Double Jeopardy: How Ray Rice Was Punished For The Same Crime Twice
Seemingly everyone and their brother (and sister, mother, father, dog, cat and general acquaintance) has commented on the topic: that’s not the approach I’d like to take.
I believe everyone, including the Rices, understand what happened is wrong. We are beyond this point. The focus has now shifted to NFL commissioner Roger Goodell’s investigation, and how they could miss a vital piece of information, such as the footage recently leaked from inside the elevator.
My question is this: why does the video matter? And what does it change?
Before I ruffle any feathers, I understand seeing the crime with your own two eyes lends credibility, but was there any doubt about what had transpired that night, according to the various sources and information presented to the commissioner previously?
Ray Rice and his wife Janay had admitted to hitting each other. We saw the view from outside the elevator, where she was unconscious. What did all of us think happened? Was there ever a doubt that she was hit and knocked out? And how that might have occurred?
The entire situation is a PR nightmare, especially for Goodell, who has always come under fire for being too tough, but is now being criticized for being too soft. The original suspension given to Ray Rice was for 2 games of the regular season. Many (myself included) felt a 2 game suspension was too lenient.
The public outcry forced the NFL to quickly institute domestic violence policies as part of their Personal Conduct Policy. Within the new guidelines, a first-time offender would receive a 6 game suspension, with a second-time offense banning the player from the league entirely.
This is where things get tricky: the policy went into effect after Rice’s penalty was announced, and did not retroactively punish the former Raven. However, when the video surfaced, within hours Baltimore terminated Rice’s contract and Goodell suspended the player indefinitely.
Think about this for a second: Rice’s punishment was announced at the end of July, before the beginning of the Raven’s preseason and before any type of policy for domestic violence was in place. He continued to practice and play throughout the preseason, knowing he was going to be fined $58,823 and miss 2 games.
Fast forward to September 8th, and Rice is no longer a part of the league. The Ravens terminated his contract and the NFL suspended him indefinitely. Nike yanked a sponsorship deal, and EA Sports is removing him from their latest edition of John Madden Football.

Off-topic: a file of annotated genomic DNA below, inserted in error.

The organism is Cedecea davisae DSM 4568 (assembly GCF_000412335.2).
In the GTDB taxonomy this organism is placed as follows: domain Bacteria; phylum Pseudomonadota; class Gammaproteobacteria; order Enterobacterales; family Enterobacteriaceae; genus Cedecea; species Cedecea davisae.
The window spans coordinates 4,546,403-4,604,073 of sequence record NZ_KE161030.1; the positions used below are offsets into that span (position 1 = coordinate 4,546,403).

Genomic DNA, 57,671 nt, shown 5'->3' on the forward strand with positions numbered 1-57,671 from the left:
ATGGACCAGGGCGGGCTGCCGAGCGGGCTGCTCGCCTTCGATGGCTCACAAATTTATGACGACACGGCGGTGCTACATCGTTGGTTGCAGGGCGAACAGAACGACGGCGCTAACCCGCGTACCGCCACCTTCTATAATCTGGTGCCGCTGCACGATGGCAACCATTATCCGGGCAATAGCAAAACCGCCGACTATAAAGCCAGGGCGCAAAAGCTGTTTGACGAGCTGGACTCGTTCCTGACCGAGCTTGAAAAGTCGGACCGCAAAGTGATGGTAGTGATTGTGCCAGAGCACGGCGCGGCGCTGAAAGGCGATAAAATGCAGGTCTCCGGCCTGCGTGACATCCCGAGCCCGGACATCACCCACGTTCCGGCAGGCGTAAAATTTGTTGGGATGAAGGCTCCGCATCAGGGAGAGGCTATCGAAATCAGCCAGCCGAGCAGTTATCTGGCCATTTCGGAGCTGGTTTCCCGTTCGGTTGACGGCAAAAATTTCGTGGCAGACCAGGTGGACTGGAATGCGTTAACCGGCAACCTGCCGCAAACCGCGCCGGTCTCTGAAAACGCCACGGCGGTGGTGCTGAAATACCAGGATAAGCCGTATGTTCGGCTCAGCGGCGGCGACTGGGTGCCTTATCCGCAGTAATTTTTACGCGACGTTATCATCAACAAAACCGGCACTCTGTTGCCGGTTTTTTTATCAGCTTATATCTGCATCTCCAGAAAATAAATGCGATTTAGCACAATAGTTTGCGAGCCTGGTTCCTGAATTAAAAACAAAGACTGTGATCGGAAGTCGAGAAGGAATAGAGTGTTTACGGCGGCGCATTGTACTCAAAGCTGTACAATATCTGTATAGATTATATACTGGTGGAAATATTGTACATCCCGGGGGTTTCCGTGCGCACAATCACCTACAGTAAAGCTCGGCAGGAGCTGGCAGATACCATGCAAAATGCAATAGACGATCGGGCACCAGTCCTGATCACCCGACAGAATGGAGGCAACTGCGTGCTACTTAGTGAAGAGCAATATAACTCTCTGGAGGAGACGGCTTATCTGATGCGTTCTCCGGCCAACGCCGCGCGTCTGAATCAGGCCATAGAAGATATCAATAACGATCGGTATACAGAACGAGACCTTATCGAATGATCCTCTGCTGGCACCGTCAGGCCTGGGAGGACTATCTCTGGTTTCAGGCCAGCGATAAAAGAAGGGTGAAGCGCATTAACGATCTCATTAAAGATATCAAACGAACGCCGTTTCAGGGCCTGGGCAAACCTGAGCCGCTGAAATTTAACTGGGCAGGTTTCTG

But wasn’t Rice’s suspension already set? Essentially, Ray Rice is being punished twice for the same crime. In the legal system, they call this “Double Jeopardy,” where someone cannot be tried twice for a crime in which they have already been proven innocent or guilty.
The NFL Players Union has been surprisingly mum on the Rice situation. Yet, at the same time as this situation is going on, the union pooled all 32 players to review changes to the NFL’s Substance Abuse Policy. While the union decided to not vote on a new policy last night, a general consensus agrees the league will rescind some of the suspensions currently in place when a new deal is reached. This would retroactively change Wes Welker‘s 4 game suspension or Josh Gordon‘s year-long banishment.
So what changed with Ray Rice?
The NFL gave Rice 2 games, instituted a new domestic violence policy and did not seek to retroactively punish him further. Yet, they are seeking to retroactively change suspensions for violating the Substance Abuse Policy.
If the league took the same approach with domestic violence, Rice should be suspended for 6 games. So why is Rice’s punishment beyond that of a first-time offender in the newly outlined policy? Why does the commissioner suddenly change his mind from 2 games to forever? Is Rice a scapegoat? Is this a PR cover-up on behalf of Goodell, the Ravens and/or the NFL?
And what about Ray McDonald, a 49er facing a felony domestic violence charge, or Caronlina Panther Greg Hardy, who was already found guilty of threatening to kill and assaulting his former girlfriend? Both are still playing.
Something doesn’t feel right.
The conspiracy theorists are out in droves, believing someone is hiding information or lying to the public. The commissioner vehemently denies seeing the video prior to this week. The New Jersey State Police, with whom the NFL requested all evidence pertaining to the situation, have gone on record backing up Goodell, stating it would have been “illegal” to hand over the video to the league, yet TMZ obtained and leaked the video without batting an eyelash. (Update: The Associated Press is reporting someone in the league office received the video from law enforcement.)
Regardless of who is at fault or who is to blame, it’s unlikely we’ll never know the real truth as to the investigation and how both the court system and the commissioner’s office arrived at and determined their sanctions.
However, this process is unfair to both Ray and Janay. The Rices felt this situation was behind them. Ray was ready to do the time, for the crime. Then his punishment was seemingly changed within hours, as the court of public opinion sentenced him further, opening wounds that may have healed, or were at least starting to.
I’m no Ravens fan, I’m no Ray Rice fan, and I’m no fan of what transpired in the Atlantic City casino elevator. While the NFL has to send a message to both their players and their fans, I believe there should be a fair process in doing so.